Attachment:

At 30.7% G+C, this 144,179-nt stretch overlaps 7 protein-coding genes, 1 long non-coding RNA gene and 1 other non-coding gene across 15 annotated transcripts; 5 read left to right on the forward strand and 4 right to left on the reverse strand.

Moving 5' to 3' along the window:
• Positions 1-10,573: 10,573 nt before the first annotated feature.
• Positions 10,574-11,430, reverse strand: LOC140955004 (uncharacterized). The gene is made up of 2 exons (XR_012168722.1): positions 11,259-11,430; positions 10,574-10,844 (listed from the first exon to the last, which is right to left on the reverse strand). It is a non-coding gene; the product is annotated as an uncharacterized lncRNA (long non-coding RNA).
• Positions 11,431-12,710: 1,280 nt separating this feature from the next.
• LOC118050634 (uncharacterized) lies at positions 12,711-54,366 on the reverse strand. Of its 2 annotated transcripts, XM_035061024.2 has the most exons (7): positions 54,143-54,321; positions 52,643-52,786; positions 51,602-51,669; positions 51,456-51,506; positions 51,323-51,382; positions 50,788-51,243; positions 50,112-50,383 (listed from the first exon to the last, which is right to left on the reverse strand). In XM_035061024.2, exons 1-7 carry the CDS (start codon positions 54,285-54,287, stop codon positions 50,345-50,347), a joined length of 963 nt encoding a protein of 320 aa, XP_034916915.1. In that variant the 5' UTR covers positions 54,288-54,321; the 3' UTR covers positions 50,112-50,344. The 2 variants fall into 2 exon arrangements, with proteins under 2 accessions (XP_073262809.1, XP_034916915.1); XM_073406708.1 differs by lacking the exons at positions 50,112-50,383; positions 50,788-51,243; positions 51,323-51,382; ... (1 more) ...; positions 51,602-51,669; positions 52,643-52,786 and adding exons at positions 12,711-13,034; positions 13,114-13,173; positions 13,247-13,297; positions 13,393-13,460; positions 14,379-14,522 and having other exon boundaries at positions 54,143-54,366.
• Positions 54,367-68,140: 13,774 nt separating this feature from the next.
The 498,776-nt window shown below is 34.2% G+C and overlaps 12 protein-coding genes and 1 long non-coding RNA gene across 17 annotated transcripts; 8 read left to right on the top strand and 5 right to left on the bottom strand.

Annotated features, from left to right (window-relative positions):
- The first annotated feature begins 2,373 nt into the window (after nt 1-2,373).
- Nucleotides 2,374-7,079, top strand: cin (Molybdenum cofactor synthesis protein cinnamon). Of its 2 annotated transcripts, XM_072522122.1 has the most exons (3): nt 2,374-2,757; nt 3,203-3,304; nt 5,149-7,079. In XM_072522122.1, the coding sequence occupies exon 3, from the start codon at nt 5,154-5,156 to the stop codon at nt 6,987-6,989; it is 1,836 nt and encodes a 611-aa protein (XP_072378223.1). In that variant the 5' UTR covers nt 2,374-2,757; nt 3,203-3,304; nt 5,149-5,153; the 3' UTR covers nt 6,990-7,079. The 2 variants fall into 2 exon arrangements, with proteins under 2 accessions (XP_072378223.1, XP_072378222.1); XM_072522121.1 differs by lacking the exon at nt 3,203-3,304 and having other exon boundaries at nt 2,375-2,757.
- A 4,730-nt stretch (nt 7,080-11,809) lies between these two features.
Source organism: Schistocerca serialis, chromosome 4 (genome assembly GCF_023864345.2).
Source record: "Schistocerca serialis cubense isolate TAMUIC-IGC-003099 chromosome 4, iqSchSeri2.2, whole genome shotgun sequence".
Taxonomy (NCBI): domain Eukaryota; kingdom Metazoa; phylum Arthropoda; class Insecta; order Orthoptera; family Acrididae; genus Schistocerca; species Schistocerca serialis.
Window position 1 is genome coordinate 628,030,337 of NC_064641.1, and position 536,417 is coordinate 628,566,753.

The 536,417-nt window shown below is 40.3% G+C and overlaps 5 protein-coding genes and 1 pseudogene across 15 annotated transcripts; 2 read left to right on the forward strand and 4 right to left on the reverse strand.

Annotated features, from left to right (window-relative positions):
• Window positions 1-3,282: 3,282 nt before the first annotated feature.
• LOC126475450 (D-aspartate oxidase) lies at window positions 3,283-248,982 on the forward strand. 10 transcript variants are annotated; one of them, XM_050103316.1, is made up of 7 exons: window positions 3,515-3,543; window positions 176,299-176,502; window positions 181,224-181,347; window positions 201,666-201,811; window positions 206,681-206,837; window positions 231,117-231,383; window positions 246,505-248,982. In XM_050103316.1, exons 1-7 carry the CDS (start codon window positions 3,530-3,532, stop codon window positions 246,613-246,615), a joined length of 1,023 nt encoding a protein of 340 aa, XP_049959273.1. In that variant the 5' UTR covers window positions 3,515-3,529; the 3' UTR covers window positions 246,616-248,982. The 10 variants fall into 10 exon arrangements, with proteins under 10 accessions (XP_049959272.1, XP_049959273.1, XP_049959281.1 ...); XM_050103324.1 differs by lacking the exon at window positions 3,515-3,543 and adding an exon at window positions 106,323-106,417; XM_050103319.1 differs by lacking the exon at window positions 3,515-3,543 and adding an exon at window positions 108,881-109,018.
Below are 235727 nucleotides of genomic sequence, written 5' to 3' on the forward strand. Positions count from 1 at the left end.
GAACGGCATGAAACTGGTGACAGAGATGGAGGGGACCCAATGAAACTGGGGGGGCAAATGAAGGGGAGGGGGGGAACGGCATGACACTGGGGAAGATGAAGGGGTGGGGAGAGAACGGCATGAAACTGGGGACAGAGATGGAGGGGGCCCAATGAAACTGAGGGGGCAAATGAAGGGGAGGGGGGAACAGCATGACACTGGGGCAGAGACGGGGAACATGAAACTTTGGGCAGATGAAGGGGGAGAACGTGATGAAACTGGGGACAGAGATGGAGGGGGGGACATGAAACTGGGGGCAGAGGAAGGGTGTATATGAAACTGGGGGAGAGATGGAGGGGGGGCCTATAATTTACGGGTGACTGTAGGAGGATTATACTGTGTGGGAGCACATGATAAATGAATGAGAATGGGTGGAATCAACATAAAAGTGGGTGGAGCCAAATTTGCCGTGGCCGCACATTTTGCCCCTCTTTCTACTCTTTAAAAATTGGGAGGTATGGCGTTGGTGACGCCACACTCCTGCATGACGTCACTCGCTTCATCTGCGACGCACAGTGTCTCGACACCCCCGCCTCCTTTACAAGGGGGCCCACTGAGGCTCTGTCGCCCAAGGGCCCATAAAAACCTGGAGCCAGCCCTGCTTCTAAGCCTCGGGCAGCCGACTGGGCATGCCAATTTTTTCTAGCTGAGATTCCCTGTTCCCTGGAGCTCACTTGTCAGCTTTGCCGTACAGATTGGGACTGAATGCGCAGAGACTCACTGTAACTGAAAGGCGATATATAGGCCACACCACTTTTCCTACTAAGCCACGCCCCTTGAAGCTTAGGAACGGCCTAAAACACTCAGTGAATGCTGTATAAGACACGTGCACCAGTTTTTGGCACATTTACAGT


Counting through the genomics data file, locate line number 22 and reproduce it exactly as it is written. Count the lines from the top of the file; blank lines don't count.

GAACGGCATGAAACTGGTGACAGAGATGGAGGGGACCCAATGAAACTGGGGGGGCAAATGAAGGGGAGGGGGGGAACGGCATGACACTGGGGAAGATGAAGGGGTGGGGAGAGAACGGCATGAAACTGGGGACAGAGATGGAGGGGGCCCAATGAAACTGAGGGGGCAAATGAAGGGGAGGGGGGAACAGCATGACACTGGGGCAGAGACGGGGAACATGAAACTTTGGGCAGATGAAGGGGGAGAACGTGATGAAACTGGGGACAGAGATGGAGGGGGGGACATGAAACTGGGGGCAGAGGAAGGGTGTATATGAAACTGGGGGAGAGATGGAGGGGGGGCCTATAATTTACGGGTGACTGTAGGAGGATTATACTGTGTGGGAGCACATGATAAATGAATGAGAATGGGTGGAATCAACATAAAAGTGGGTGGAGCCAAATTTGCCGTGGCCGCACATTTTGCCCCTCTTTCTACTCTTTAAAAATTGGGAGGTATGGCGTTGGTGACGCCACACTCCTGCATGACGTCACTCGCTTCATCTGCGACGCACAGTGTCTCGACACCCCCGCCTCCTTTACAAGGGGGCCCACTGAGGCTCTGTCGCCCAAGGGCCCATAAAAACCTGGAGCCAGCCCTGCTTCTAAGCCTCGGGCAGCCGACTGGGCATGCCAATTTTTTCTAGCTGAGATTCCCTGTTCCCTGGAGCTCACTTGTCAGCTTTGCCGTACAGATTGGGACTGAATGCGCAGAGACTCACTGTAACTGAAAGGCGATATATAGGCCACACCACTTTTCCTACTAAGCCACGCCCCTTGAAGCTTAGGAACGGCCTAAAACACTCAGTGAATGCTGTATAAGACACGTGCACCAGTTTTTGGCACATTTACAGT